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At the U.T.

By J. M.

After years of playing fabulous amateur detective roles with blossoming starlets clinging to his manly arms, George Sanders finally gets top billing in something better than a grade C picture. But even the sophisticated sneer and the amorous leer that made "The Saint" famous, working overtime, can't haul "The Moon and Sixpence" out of the morass of mediocrity.

Sanders doesn't get much help from the rest of the cast, but this time it's the scenarists' turn to get roasted. Years of maiming plots and substituting happy endings have finally made Hollywood go off the other deep end. Using the outmoded author-narrator technique that novelist Maugham barely sneaked by with, the scenarists have deadened a story that might have been exiting. Every time the story seems to be moving under its own power, or rather, Sanders' power, the scene fades and narrator Herbert Marshall starts to analyze the situation and the characters with an obviousness that would insult the intelligence of a backward ten year old.

Maugham's story is no rose, either. Sanders plays Strickland as well as Strickland can be played, but this unmotivated, anglicized Gauguin doesn't smell very sweet by this name or any other. He acts more like a beachcomber than an artist and the only glimpse you get of his masterpieces supports this conclusion. He is fascinatingly immoral and bitter, but without reason, and, from what the film shows, his painting is secondary to chess, absinthe, and seduction.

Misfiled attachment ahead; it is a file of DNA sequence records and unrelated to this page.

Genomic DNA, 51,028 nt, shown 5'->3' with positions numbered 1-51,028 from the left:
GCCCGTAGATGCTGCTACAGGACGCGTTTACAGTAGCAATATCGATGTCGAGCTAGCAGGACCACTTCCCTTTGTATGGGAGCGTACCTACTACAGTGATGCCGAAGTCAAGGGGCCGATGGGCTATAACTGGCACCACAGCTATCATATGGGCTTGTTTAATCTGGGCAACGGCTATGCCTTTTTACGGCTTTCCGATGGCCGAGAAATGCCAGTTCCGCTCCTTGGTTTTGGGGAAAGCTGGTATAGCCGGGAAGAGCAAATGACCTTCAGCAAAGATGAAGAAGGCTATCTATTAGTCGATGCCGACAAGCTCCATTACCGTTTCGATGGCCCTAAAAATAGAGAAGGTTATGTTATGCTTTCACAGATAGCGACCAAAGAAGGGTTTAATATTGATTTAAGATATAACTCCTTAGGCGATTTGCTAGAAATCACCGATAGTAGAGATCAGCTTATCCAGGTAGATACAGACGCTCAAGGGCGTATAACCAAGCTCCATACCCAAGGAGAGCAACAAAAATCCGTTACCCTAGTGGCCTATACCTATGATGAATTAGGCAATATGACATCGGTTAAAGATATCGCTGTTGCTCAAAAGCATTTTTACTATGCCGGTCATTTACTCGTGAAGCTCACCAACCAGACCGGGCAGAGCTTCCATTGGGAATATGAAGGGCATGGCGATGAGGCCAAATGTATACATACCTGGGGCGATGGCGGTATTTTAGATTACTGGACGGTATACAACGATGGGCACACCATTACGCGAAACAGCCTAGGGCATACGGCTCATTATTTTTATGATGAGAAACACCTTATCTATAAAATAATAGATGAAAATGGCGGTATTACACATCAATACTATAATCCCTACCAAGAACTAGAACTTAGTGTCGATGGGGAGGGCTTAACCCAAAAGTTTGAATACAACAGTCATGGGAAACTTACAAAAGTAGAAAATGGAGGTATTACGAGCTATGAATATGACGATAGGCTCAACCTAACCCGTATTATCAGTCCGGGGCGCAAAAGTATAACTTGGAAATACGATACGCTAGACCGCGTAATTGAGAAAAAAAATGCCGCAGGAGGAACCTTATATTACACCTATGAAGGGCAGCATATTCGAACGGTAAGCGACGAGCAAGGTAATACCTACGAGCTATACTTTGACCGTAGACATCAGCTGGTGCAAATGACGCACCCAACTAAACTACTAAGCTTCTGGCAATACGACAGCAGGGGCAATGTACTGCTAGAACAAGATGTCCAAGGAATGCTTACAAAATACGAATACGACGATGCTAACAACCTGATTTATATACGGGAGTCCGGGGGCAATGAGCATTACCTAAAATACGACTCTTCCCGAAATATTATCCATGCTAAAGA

It's good to see Sanders in high gear, though. He wears wretched clothes, a moth-eaten beard, and when he sucers, "Women are curious little beasts," or "Love is nonsense. I haven't time for that sort of thing," the entire female audience titters with uncasiness and anticipation.

An inaccurate bit of psychological murder, "Calling Doctor Gillespic" fills out the show to a rounded three and a half hours. This serves no other purpose than to let Lionel Barrymore play the crotchety old doctor in the wheel chair, unless it is to prove to the public that Blair General Hospital is still a grand place, even if young Doctor Kildare did turn out to be a conscientious objector.

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